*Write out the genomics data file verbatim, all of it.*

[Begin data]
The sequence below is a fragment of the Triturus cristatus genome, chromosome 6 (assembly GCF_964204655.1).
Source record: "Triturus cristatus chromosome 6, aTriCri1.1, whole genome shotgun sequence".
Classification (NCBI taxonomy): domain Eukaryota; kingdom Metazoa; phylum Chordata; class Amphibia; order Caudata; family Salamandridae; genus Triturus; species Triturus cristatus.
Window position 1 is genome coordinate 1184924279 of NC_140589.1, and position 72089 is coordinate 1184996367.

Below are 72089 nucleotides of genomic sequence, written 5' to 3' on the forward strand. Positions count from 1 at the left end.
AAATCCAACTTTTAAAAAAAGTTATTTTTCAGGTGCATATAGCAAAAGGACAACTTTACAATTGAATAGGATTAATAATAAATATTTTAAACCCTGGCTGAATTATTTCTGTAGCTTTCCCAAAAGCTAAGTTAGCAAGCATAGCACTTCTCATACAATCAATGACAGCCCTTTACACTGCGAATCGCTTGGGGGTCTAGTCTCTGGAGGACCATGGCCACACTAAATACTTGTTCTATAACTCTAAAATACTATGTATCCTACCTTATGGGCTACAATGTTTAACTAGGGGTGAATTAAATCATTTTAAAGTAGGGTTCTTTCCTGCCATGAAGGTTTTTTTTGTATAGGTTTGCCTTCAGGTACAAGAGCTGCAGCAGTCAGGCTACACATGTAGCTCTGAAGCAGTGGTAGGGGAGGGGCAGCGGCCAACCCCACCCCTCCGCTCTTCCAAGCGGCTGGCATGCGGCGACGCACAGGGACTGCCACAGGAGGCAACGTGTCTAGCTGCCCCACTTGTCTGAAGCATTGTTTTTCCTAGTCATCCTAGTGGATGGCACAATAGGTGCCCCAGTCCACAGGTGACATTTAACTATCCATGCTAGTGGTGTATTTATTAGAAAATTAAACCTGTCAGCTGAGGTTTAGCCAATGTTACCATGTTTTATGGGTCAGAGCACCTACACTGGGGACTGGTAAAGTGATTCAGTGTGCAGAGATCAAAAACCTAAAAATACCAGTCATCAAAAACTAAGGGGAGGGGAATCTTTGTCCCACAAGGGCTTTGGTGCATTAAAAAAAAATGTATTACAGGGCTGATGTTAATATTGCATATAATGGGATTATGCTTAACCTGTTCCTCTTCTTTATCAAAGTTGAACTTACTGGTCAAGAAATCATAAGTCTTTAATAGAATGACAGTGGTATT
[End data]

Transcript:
The sequence below is a fragment of the Triturus cristatus genome, chromosome 6 (assembly GCF_964204655.1).
Source record: "Triturus cristatus chromosome 6, aTriCri1.1, whole genome shotgun sequence".
Classification (NCBI taxonomy): domain Eukaryota; kingdom Metazoa; phylum Chordata; class Amphibia; order Caudata; family Salamandridae; genus Triturus; species Triturus cristatus.
Window position 1 is genome coordinate 1184924279 of NC_140589.1, and position 72089 is coordinate 1184996367.

Below are 72089 nucleotides of genomic sequence, written 5' to 3' on the forward strand. Positions count from 1 at the left end.
AAATCCAACTTTTAAAAAAAGTTATTTTTCAGGTGCATATAGCAAAAGGACAACTTTACAATTGAATAGGATTAATAATAAATATTTTAAACCCTGGCTGAATTATTTCTGTAGCTTTCCCAAAAGCTAAGTTAGCAAGCATAGCACTTCTCATACAATCAATGACAGCCCTTTACACTGCGAATCGCTTGGGGGTCTAGTCTCTGGAGGACCATGGCCACACTAAATACTTGTTCTATAACTCTAAAATACTATGTATCCTACCTTATGGGCTACAATGTTTAACTAGGGGTGAATTAAATCATTTTAAAGTAGGGTTCTTTCCTGCCATGAAGGTTTTTTTTGTATAGGTTTGCCTTCAGGTACAAGAGCTGCAGCAGTCAGGCTACACATGTAGCTCTGAAGCAGTGGTAGGGGAGGGGCAGCGGCCAACCCCACCCCTCCGCTCTTCCAAGCGGCTGGCATGCGGCGACGCACAGGGACTGCCACAGGAGGCAACGTGTCTAGCTGCCCCACTTGTCTGAAGCATTGTTTTTCCTAGTCATCCTAGTGGATGGCACAATAGGTGCCCCAGTCCACAGGTGACATTTAACTATCCATGCTAGTGGTGTATTTATTAGAAAATTAAACCTGTCAGCTGAGGTTTAGCCAATGTTACCATGTTTTATGGGTCAGAGCACCTACACTGGGGACTGGTAAAGTGATTCAGTGTGCAGAGATCAAAAACCTAAAAATACCAGTCATCAAAAACTAAGGGGAGGGGAATCTTTGTCCCACAAGGGCTTTGGTGCATTAAAAAAAAATGTATTACAGGGCTGATGTTAATATTGCATATAATGGGATTATGCTTAACCTGTTCCTCTTCTTTATCAAAGTTGAACTTACTGGTCAAGAAATCATAAGTCTTTAATAGAATGACAGTGGTATT